How To Prepare Your Mountain Bike For Winter | Riding In Cold & Wet Conditions

How To Prepare Your Mountain Bike For Winter | Riding In Cold & Wet Conditions


– So, it’s the day before
you’re going riding and it is absolutely horrible weather. What to do? Well, here are some
quick, last-minute changes you can make to make your
winter riding a whole lot more pleasant. (dramatic drum beat) (metallic slicing) (upbeat music) A more aggressive tire
run at lower pressures would certainly give you more grip. Now, personally for
me, rolling resistance, or at least worrying about it kind of goes out the window when the
trails turn to slop. I want something that’s
going to give me lots and lots of traction, so I
want quite a big aggressive tire on the front. Now, obviously all your
steering is done on the front, but so is most of your braking, and if you’re watching out on the front it just undermines the whole ride for me, so I try and stick with lots of grip. Now, and a last minute change you can make is just to drop a few PSI. Run a bit softer, this
will help the tire to form and conform to the ground a lot better, delivering you more grip. (upbeat music) So you’ve got the bona fide
best bike in the world, and tires grippier than
a Martin Scorsese epic, but all of that isn’t
going to count for much if you can’t bloody see. Now, personally, I always
run a mudguard, year round. In the summer I might not go
for something quite as long as this, but vision for me is of absolute paramount importance. So, in winter, moving away
from something like maybe a kind of a shorter, stubbier guard, I go for something a lot longer, you go for something like
this which is medium length or the whole enchilada here. But, it gives you so much
more confidence knowing you’re not going to have
your vision taken out with a splat of mud as you
come around a corner. (upbeat music) Most mountain bike helmets
come with adjustable visors. Now, whereas the visor
in the summer months can sometimes feel like an
impediment of your vision, in winter it can be all the opposite. If you lower it a touch, you
might see it at the very top of your vision, but it’s
going to keep a lot of debris out of your eyes. So have a little bit of an experiment, run it a bit lower perhaps
and see how you go on. Trousers. Trouser, trouser, trousers. For years I thought they were low-brow, moto-mimicking nonsense
and I put my hands up because I was wrong. Being able to take off a
set of trousers and be clean underneath is an absolute godsend. Some are waterproof, some aren’t. It doesn’t necessarily matter that much, it’s just great to have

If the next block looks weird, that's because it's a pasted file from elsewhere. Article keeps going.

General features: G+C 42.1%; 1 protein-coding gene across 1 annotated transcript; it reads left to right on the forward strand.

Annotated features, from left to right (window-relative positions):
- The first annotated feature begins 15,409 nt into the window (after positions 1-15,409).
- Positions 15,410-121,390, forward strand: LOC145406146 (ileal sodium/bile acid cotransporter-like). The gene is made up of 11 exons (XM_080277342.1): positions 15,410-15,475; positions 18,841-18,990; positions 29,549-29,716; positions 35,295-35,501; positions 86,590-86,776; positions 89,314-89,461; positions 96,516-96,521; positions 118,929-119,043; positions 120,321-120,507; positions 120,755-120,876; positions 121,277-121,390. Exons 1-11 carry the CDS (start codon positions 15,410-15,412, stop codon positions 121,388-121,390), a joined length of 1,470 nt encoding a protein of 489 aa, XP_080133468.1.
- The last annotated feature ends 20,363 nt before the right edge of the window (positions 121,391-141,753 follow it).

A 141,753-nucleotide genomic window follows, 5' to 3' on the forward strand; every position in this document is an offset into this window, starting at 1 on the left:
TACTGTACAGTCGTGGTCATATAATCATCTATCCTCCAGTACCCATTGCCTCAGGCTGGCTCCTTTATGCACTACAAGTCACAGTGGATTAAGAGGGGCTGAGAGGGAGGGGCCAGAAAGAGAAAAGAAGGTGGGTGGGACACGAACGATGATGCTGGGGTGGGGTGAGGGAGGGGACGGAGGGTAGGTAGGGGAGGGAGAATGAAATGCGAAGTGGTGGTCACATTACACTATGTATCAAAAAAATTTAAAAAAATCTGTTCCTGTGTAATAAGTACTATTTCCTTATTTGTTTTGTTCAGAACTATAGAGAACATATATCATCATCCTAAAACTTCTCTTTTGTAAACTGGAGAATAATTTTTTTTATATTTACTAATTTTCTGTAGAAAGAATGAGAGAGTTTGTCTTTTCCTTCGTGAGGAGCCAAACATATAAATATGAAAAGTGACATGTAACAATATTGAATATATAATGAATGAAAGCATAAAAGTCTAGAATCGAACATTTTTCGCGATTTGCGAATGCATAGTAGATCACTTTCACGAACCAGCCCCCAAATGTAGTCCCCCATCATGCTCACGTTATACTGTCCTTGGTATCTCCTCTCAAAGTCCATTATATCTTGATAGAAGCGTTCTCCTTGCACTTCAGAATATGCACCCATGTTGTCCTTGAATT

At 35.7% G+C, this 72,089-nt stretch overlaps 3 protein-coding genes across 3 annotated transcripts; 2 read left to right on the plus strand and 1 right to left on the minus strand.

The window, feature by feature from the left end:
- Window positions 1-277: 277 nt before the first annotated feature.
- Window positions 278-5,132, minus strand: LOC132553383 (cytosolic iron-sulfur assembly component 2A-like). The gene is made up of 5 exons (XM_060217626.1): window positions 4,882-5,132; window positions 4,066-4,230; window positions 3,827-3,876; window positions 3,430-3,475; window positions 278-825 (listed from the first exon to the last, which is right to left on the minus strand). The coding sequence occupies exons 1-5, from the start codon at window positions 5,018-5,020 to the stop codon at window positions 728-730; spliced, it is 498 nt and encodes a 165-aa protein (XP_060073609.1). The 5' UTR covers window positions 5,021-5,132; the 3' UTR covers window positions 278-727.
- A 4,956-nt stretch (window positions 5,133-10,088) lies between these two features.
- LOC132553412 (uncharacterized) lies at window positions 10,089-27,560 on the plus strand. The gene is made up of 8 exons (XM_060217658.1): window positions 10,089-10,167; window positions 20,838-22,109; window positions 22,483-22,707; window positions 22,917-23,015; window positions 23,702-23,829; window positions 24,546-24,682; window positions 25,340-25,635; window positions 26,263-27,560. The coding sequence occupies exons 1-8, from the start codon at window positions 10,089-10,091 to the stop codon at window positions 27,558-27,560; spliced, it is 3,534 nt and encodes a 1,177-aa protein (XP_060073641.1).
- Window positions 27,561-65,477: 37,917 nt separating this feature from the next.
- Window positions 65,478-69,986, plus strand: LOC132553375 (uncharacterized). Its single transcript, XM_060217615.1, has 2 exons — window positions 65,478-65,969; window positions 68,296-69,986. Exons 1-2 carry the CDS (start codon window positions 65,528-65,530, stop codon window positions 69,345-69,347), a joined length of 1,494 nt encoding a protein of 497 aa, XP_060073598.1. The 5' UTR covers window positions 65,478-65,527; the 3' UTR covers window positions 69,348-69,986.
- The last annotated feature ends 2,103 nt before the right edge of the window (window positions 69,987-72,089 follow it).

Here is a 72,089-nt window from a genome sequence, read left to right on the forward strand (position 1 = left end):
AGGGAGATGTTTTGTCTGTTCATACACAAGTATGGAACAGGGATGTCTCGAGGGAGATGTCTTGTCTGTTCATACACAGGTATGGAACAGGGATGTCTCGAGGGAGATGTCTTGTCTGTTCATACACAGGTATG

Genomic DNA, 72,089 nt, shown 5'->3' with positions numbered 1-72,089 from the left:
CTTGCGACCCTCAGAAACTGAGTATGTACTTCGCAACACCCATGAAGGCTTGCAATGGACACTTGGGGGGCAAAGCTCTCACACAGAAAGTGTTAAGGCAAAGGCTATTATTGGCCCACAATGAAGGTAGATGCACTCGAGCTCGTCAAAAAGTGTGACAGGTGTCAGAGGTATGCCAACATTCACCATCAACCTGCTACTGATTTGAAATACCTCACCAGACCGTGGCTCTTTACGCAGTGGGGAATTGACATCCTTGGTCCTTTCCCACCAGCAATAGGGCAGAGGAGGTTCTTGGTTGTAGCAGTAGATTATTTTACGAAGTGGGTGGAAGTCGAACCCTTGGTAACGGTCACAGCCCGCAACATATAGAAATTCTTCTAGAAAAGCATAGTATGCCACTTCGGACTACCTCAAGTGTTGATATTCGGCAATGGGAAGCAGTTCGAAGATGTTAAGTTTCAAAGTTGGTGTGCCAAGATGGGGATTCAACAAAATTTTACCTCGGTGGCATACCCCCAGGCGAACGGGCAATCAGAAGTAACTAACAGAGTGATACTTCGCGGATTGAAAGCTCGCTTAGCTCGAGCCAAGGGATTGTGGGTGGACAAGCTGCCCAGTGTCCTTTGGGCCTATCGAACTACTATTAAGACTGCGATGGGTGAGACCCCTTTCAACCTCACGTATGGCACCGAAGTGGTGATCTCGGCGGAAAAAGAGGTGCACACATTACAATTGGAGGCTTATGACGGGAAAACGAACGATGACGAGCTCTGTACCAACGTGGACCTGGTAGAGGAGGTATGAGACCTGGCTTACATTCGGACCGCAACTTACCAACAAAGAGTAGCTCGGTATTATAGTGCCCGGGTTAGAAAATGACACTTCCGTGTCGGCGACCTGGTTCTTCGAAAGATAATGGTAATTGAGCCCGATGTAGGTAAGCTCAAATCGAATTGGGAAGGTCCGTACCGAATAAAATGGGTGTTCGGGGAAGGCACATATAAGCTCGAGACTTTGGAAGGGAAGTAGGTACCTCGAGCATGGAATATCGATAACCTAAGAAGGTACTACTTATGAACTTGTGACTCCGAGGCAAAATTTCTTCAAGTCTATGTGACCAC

something that gives an extra layer of protection
against the elements. (upbeat music) I’m going to be honest with you guys, in the summer months, often
I’ll wear a cotton t-shirt as I jump out the office
for just a few hour spin, but in colder conditions,
especially when temperatures reach around zero, these things might not
be so good for riding. That sweat patch of doom
can turn to an icy disaster, so stick with nice and
breathable base layers and jerseys as they will
actually keep you warmer and more comfortable over longer rides. (upbeat music) Dry lube is something that I use a lot of. All through the summer months
it’s my absolute go-to. It runs clean and efficiently
and I don’t think anybody could really argue with that. But, if your drive train is
going to be in the firing line of some hefty puddles, maybe
it’s not the one to go for. In winter months I’m definitely
reaching for the wet lube. (upbeat music) Letting the motor dry before cleaning it can be an absolute nightmare
and a bucket of wash can be your best bet, but
what to do if you haven’t got those at hand? Well, the homemade pressure
wash, a la the water bottle, can often be the way to go. (upbeat music) Something like a hearty old
bag for life is a great way to keep all the mud in one place, and stop it contaminating
your car, house, whatever. Another good tip is to take
that bag and give your clothes a bloody good rinse before slinging them in the washing machine, to
save dividing the household into two as you potentially
write off a machine machine thanks to excess amounts of mud and grit. I don’t know if it’s a bit of
an old wives tale that one, but I’m pretty cautious
and always give my clothes a quick rinse. And there we go. Some quickfire tips which
I hope have been a help. Now, if you want to stay with
the channel, click down here to see Doddy investigate
some fork suck down and it’s appropriate
remedies and click down here for some winter upgrades. Thank you very much for
watching, don’t forget to like and subscribe and we’ll see you next time.